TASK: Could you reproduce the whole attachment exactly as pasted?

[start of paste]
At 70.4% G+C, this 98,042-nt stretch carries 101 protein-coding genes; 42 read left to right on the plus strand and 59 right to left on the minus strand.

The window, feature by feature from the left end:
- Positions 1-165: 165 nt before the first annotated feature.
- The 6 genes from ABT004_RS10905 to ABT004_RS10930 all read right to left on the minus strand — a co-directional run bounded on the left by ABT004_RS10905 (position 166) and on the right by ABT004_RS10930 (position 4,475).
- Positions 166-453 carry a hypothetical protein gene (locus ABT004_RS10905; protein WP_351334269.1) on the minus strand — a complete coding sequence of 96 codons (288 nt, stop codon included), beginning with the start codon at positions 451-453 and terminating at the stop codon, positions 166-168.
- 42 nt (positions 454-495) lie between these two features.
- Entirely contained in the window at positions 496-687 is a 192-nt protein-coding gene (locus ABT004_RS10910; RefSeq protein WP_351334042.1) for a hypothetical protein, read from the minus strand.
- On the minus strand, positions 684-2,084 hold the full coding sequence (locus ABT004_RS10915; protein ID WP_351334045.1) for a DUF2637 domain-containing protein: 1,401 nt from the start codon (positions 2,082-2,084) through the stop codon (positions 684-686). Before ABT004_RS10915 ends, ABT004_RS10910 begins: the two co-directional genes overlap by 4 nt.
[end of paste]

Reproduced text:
At 70.4% G+C, this 98,042-nt stretch carries 101 protein-coding genes; 42 read left to right on the plus strand and 59 right to left on the minus strand.

The window, feature by feature from the left end:
- Positions 1-165: 165 nt before the first annotated feature.
- The 6 genes from ABT004_RS10905 to ABT004_RS10930 all read right to left on the minus strand — a co-directional run bounded on the left by ABT004_RS10905 (position 166) and on the right by ABT004_RS10930 (position 4,475).
- Positions 166-453 carry a hypothetical protein gene (locus ABT004_RS10905; protein WP_351334269.1) on the minus strand — a complete coding sequence of 96 codons (288 nt, stop codon included), beginning with the start codon at positions 451-453 and terminating at the stop codon, positions 166-168.
- 42 nt (positions 454-495) lie between these two features.
- Entirely contained in the window at positions 496-687 is a 192-nt protein-coding gene (locus ABT004_RS10910; RefSeq protein WP_351334042.1) for a hypothetical protein, read from the minus strand.
- On the minus strand, positions 684-2,084 hold the full coding sequence (locus ABT004_RS10915; protein ID WP_351334045.1) for a DUF2637 domain-containing protein: 1,401 nt from the start codon (positions 2,082-2,084) through the stop codon (positions 684-686). Before ABT004_RS10915 ends, ABT004_RS10910 begins: the two co-directional genes overlap by 4 nt.